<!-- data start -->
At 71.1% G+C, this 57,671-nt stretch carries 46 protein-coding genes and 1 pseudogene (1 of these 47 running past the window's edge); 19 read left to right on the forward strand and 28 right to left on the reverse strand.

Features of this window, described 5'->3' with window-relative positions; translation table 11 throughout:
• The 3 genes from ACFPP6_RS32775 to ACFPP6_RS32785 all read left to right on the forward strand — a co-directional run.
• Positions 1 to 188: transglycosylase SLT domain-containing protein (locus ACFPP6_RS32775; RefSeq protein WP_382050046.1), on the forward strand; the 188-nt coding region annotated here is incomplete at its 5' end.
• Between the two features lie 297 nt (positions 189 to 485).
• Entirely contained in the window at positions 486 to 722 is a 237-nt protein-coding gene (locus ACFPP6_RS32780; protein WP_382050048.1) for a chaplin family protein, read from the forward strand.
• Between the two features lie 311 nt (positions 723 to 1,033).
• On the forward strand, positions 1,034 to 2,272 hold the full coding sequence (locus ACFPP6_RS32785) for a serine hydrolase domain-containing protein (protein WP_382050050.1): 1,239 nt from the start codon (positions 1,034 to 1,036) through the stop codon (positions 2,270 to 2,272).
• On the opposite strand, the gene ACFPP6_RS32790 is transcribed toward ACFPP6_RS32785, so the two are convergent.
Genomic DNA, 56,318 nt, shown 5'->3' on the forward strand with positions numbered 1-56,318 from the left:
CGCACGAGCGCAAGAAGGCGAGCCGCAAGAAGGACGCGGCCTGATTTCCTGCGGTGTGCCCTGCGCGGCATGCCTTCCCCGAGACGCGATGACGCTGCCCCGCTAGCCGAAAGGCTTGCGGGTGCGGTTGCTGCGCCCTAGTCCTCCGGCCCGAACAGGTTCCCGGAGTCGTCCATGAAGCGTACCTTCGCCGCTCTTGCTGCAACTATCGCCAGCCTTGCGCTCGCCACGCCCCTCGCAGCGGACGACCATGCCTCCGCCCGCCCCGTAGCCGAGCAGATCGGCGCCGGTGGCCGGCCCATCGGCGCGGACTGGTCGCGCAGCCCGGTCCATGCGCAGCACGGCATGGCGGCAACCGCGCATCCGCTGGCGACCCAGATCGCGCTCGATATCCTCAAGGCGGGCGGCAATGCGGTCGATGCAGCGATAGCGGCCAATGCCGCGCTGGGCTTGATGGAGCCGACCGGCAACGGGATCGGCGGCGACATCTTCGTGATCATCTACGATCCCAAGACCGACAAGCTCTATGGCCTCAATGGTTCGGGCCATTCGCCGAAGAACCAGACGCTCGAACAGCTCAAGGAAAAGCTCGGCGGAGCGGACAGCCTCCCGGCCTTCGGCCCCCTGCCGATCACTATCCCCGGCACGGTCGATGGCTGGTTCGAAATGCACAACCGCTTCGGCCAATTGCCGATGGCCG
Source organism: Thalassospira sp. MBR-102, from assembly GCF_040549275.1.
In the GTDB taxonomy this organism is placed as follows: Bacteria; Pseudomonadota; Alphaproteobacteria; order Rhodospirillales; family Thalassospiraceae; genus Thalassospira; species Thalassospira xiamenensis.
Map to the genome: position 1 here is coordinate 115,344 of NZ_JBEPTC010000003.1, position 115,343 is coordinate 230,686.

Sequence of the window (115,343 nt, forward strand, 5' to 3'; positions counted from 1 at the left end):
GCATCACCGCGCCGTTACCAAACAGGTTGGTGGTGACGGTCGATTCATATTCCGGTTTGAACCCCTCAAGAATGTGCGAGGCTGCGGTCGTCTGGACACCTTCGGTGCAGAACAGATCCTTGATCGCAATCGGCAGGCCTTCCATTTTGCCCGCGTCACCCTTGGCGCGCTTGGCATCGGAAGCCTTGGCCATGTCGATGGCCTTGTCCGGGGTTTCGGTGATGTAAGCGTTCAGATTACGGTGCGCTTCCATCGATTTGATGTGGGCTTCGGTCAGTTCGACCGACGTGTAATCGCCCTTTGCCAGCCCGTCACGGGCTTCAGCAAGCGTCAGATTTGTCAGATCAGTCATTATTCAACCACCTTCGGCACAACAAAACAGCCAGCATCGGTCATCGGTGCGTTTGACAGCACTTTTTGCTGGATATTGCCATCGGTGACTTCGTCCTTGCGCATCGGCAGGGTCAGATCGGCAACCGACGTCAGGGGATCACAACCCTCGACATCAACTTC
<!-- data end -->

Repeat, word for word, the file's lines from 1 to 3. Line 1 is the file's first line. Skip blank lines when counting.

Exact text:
At 71.1% G+C, this 57,671-nt stretch carries 46 protein-coding genes and 1 pseudogene (1 of these 47 running past the window's edge); 19 read left to right on the forward strand and 28 right to left on the reverse strand.

Features of this window, described 5'->3' with window-relative positions; translation table 11 throughout:
• The 3 genes from ACFPP6_RS32775 to ACFPP6_RS32785 all read left to right on the forward strand — a co-directional run.